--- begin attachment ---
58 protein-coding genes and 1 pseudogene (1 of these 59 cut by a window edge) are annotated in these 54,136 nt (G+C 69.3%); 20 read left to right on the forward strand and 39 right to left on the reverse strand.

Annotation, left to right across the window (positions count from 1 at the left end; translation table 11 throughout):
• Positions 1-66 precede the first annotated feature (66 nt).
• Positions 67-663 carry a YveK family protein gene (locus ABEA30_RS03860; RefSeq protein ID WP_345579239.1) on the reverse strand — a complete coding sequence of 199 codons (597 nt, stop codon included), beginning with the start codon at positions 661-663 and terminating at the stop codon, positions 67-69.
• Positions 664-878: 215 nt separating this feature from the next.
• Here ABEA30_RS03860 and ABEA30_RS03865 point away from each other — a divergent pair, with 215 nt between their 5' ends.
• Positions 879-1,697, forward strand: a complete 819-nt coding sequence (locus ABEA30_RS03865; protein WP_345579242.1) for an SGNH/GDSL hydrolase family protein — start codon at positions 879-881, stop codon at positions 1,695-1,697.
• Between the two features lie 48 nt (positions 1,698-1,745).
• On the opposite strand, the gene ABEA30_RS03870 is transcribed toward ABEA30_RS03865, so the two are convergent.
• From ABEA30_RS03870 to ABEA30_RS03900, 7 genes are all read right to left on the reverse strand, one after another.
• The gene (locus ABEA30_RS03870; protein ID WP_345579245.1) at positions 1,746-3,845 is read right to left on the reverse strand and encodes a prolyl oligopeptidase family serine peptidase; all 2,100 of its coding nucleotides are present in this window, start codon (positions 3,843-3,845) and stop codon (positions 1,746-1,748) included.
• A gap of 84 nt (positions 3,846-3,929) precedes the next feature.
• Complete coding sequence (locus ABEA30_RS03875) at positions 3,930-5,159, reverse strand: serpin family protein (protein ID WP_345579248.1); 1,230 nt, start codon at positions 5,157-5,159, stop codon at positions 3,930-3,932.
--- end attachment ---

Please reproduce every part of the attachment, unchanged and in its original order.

58 protein-coding genes and 1 pseudogene (1 of these 59 cut by a window edge) are annotated in these 54,136 nt (G+C 69.3%); 20 read left to right on the forward strand and 39 right to left on the reverse strand.

Annotation, left to right across the window (positions count from 1 at the left end; translation table 11 throughout):
• Positions 1-66 precede the first annotated feature (66 nt).
• Positions 67-663 carry a YveK family protein gene (locus ABEA30_RS03860; RefSeq protein ID WP_345579239.1) on the reverse strand — a complete coding sequence of 199 codons (597 nt, stop codon included), beginning with the start codon at positions 661-663 and terminating at the stop codon, positions 67-69.
• Positions 664-878: 215 nt separating this feature from the next.
• Here ABEA30_RS03860 and ABEA30_RS03865 point away from each other — a divergent pair, with 215 nt between their 5' ends.
• Positions 879-1,697, forward strand: a complete 819-nt coding sequence (locus ABEA30_RS03865; protein WP_345579242.1) for an SGNH/GDSL hydrolase family protein — start codon at positions 879-881, stop codon at positions 1,695-1,697.
• Between the two features lie 48 nt (positions 1,698-1,745).
• On the opposite strand, the gene ABEA30_RS03870 is transcribed toward ABEA30_RS03865, so the two are convergent.
• From ABEA30_RS03870 to ABEA30_RS03900, 7 genes are all read right to left on the reverse strand, one after another.
• The gene (locus ABEA30_RS03870; protein ID WP_345579245.1) at positions 1,746-3,845 is read right to left on the reverse strand and encodes a prolyl oligopeptidase family serine peptidase; all 2,100 of its coding nucleotides are present in this window, start codon (positions 3,843-3,845) and stop codon (positions 1,746-1,748) included.
• A gap of 84 nt (positions 3,846-3,929) precedes the next feature.
• Complete coding sequence (locus ABEA30_RS03875) at positions 3,930-5,159, reverse strand: serpin family protein (protein ID WP_345579248.1); 1,230 nt, start codon at positions 5,157-5,159, stop codon at positions 3,930-3,932.